Saturday, November 21, 2009


1. Write different
. In the same way that sportsmen try different sports for ultimate fitness, try new things on the page. Force writing muscles you haven’t used to wake up. Write in structured forms – a sonnet or an alphabetically organised story. Or freewrite – let yourself go. Write poems, or an essay, or a short story, or the first five pages of a novel. The key thing is not to let yourself get into a rut.

2. Write more. It sounds obvious but are you trying to write the one perfect piece and so stifling yourself before you start? Or are you saving up your best thoughts and images for one particular story? Be generous on the page. The more you write, the more you will have to write about, and the quality will – eventually – start to shine through. In the book, Art and Fear, there is a description of an experiment in which a sculpture class were divided into two groups. Half were going to be assessed on how many sculptures they created no matter the quality. The other half on the one perfect sculpture, just one for the whole course. Guess which group produced the better sculptures – yep, that’s right. The ones who produced the most.

3. Form a habit. Write at a particular time of day, or on a particular day. Be disciplined about it. Dorothea Brande in her classic book, Becoming a Writer is very firm about this. You make a writing date and you stick to it.

4. Remember what you like about writing
. I’ve lost count of the number of people who have complained that they can’t write but that they SHOULD be getting on with their poem, or their novel, or article. As if there’s someone forcing them to write. No wonder they don’t want to then. But, whisper this, the world will not collapse if we never write another poem. So somehow we have to get back to the joy of what we do. I find one of the best ways of doing this is to make a list of what I liked about the project in the first place, what I want it to achieve, what in a perfect world could happen to it, ie be published in The New Yorker! But if that doesn’t work – and it doesn’t always – I make another list of all the things I want to do when I’ve finished it and keep that to the side of the computer as a carrot.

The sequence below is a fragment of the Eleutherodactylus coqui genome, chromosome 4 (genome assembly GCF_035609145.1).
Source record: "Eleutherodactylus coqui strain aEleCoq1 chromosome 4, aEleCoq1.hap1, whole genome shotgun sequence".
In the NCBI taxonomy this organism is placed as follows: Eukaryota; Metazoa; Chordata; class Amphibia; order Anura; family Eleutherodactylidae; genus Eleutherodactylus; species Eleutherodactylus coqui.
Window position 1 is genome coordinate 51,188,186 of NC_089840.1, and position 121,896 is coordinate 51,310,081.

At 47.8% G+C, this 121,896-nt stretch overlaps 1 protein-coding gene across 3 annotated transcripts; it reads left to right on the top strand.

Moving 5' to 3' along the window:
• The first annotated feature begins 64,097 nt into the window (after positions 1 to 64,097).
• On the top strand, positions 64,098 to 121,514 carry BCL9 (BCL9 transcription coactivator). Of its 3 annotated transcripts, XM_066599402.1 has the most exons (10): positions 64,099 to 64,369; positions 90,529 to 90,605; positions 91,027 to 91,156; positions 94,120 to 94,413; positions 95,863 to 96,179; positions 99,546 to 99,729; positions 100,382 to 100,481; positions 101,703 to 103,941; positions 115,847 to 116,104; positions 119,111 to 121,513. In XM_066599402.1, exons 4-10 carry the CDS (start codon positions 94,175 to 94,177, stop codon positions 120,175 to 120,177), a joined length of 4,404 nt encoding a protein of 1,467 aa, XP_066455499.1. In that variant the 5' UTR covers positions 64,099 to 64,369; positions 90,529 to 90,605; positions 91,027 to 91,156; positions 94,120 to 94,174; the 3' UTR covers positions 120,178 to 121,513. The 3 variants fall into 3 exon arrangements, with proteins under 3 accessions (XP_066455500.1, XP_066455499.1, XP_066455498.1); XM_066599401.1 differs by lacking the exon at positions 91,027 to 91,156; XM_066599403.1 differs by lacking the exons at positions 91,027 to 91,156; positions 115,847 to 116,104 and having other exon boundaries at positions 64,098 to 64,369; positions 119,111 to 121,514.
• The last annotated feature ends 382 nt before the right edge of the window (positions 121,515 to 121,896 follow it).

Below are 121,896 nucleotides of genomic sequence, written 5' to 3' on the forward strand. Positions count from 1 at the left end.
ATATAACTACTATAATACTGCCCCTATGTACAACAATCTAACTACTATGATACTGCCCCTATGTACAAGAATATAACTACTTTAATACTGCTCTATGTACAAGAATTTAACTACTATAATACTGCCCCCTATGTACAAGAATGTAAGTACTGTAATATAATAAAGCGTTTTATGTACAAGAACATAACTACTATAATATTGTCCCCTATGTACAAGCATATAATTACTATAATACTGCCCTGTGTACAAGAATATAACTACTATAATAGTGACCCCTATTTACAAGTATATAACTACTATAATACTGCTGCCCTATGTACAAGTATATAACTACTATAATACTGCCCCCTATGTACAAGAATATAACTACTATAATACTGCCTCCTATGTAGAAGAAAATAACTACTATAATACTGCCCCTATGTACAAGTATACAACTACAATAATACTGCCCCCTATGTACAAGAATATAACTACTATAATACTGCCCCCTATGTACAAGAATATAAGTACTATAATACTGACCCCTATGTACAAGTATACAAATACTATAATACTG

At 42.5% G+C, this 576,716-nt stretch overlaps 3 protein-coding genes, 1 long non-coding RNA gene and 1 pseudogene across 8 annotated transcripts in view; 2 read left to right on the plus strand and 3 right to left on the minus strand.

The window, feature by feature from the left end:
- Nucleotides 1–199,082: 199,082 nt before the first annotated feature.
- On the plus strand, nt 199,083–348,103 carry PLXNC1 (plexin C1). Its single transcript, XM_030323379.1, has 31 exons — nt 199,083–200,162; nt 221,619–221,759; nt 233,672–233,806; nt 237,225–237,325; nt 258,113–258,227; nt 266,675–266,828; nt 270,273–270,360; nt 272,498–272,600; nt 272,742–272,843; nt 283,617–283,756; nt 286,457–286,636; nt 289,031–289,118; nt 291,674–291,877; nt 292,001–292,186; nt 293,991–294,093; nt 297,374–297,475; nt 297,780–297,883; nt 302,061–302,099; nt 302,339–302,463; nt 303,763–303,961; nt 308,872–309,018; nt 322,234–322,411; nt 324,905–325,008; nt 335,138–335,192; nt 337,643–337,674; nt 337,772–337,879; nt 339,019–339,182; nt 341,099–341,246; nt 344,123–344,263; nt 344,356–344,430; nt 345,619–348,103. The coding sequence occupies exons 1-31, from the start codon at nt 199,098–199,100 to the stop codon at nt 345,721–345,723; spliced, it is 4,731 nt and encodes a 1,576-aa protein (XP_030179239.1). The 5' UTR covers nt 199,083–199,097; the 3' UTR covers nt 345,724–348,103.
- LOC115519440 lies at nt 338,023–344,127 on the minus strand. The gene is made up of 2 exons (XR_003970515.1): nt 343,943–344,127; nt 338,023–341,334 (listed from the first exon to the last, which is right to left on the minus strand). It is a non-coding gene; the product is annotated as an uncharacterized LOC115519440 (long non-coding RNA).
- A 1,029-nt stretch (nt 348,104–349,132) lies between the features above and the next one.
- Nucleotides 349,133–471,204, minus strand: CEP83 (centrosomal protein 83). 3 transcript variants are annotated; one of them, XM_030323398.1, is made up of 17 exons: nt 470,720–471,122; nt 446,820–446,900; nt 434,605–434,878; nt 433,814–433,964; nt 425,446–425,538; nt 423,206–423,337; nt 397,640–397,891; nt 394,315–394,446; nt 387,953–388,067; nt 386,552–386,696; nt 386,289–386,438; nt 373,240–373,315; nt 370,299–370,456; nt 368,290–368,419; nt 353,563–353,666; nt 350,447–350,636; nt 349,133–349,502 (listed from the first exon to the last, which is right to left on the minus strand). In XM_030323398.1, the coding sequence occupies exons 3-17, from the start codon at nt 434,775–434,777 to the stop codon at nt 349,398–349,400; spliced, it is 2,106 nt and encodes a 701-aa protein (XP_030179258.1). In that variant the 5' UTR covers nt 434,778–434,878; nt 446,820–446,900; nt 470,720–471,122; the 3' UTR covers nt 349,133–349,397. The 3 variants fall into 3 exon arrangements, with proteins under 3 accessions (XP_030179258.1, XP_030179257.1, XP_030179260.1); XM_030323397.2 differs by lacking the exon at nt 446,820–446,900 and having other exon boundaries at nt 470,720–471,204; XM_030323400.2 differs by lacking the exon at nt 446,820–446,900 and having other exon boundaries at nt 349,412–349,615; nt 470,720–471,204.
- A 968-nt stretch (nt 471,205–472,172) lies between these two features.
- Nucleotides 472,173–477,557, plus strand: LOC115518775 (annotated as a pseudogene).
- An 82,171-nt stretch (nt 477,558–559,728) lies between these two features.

5. And last but not least, turn off your internet. Now. Go on. Move away from the wi-fi, the twitter, the facebook, emails, blog reading. Use longhand if you must so you won't be tempted by the computer. I dare you!

Happy writing.

Related posts:

* On Refusing to Chose


Tuesday Kid said...

Your link doesn't work. But I liked your article.

JoniB said...

Hi Sarah! Congrats on the new book! It is going on my list of books to read in 2010.
On a mechanical note, please check the links in your post as they seem to be broken.

Sarah Salway said...

Thanks Tuesday Kid and JoniB - I've corrected links now!

Kathryn's Daily Writing Workout said...

I'm glad that writing more produces better results. It means that there may be a remote chance that my NaNoWriMo effort may pay off!

Sarah Salway said...

Definitely Kathryn! And are you enjoying it...

Kathryn's Daily Writing Workout said...

I was terrified at the outset but with the end in sight, I'm elated by the process of it all coming together. I thought that it would be such a different process to writing short stories but when you divide it into chunks, day by day, it's really the same. I'm learning to go with the flow be surprised by what happens next. Thank you for pointing me in its direction!